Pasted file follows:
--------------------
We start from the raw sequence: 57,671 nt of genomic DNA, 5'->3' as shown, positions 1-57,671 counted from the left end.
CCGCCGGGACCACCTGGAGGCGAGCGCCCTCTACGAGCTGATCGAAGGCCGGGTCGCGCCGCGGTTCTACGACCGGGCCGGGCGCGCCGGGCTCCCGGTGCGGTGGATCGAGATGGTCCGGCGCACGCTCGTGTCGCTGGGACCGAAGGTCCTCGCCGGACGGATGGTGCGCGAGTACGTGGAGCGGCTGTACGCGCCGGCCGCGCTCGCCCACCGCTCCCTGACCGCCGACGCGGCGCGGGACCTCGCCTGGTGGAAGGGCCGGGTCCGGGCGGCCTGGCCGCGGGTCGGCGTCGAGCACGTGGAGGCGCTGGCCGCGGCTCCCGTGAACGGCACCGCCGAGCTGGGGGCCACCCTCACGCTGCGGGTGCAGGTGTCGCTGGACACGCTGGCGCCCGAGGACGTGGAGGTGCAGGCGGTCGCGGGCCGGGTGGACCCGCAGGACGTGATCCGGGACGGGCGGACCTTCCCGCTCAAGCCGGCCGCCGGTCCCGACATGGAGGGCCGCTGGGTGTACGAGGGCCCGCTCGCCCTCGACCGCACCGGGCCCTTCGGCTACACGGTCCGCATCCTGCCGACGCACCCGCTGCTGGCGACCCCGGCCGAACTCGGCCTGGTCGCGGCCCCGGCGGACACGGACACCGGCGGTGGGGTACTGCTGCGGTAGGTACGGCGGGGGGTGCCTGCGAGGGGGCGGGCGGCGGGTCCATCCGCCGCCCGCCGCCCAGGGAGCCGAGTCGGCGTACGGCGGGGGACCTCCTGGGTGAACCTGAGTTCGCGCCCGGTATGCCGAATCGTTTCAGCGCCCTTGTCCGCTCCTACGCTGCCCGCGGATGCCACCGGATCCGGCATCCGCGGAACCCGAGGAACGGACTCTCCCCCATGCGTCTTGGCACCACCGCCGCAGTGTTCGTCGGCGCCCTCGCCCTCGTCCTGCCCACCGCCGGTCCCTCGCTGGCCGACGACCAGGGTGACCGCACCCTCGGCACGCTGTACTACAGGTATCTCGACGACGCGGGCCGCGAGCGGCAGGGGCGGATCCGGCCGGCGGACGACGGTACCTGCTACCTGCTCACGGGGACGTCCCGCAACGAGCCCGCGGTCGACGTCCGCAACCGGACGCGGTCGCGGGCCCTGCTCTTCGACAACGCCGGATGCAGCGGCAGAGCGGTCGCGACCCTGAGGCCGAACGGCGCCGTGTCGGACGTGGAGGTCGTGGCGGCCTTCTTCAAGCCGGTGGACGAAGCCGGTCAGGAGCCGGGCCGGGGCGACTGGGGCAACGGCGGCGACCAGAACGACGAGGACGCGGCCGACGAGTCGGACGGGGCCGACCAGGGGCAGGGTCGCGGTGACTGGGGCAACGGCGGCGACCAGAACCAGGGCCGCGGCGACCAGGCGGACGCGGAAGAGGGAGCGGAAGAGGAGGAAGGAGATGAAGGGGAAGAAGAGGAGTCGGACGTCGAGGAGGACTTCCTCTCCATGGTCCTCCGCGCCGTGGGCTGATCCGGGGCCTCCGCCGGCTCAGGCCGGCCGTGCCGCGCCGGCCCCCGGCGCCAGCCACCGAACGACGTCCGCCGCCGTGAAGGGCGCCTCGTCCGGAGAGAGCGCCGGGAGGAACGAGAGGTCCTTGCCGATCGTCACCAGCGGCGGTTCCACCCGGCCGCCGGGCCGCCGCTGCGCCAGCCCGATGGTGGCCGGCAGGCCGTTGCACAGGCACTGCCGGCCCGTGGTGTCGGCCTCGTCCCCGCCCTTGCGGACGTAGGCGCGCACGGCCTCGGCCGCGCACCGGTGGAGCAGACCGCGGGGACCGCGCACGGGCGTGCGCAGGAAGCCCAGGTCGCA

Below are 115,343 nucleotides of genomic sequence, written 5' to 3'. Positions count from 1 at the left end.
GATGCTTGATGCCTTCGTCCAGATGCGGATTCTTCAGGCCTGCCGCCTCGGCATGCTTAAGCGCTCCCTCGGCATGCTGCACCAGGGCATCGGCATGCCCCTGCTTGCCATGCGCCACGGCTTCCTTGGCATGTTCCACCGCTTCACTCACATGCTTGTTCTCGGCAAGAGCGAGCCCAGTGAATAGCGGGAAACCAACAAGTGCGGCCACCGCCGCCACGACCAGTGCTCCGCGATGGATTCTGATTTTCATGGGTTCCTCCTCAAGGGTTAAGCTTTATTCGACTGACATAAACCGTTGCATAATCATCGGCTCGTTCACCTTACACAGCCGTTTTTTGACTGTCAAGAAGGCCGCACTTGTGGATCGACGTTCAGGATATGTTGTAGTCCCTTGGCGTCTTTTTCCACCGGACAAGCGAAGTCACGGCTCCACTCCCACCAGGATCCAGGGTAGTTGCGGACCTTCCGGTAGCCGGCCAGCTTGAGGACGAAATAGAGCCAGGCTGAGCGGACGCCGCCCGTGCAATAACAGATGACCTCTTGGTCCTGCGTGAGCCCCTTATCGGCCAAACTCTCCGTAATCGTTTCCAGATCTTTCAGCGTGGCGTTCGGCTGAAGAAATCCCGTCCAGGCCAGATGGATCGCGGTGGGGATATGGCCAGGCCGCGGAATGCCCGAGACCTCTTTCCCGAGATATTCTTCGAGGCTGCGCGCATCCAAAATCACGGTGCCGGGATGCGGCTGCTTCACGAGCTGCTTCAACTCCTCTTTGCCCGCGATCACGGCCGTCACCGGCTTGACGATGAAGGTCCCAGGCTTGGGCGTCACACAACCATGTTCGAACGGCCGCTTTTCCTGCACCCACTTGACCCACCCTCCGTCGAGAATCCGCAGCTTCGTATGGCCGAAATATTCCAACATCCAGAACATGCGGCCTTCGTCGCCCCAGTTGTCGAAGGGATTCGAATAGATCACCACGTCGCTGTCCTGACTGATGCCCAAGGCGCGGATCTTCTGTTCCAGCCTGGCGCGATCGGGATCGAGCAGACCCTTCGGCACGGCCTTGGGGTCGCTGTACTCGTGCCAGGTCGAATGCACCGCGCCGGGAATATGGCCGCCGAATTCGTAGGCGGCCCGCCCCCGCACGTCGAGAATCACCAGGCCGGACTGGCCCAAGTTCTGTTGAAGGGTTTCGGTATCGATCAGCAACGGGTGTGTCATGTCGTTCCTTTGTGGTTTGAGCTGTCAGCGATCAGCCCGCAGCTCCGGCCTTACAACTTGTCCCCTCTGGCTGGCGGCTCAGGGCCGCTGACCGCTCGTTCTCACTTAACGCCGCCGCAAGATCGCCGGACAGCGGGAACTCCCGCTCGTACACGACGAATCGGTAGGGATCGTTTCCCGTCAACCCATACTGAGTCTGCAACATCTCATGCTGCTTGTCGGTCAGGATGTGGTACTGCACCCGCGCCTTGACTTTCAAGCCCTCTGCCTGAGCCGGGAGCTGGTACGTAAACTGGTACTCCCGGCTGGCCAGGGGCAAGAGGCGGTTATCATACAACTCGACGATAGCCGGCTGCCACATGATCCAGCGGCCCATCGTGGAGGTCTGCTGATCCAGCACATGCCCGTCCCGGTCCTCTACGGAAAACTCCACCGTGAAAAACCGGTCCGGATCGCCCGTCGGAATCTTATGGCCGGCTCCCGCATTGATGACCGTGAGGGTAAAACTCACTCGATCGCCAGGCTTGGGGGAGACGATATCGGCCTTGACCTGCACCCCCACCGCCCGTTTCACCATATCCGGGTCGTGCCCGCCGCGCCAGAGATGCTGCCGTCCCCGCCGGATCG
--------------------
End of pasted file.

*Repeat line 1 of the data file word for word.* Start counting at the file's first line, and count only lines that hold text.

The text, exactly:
We start from the raw sequence: 57,671 nt of genomic DNA, 5'->3' as shown, positions 1-57,671 counted from the left end.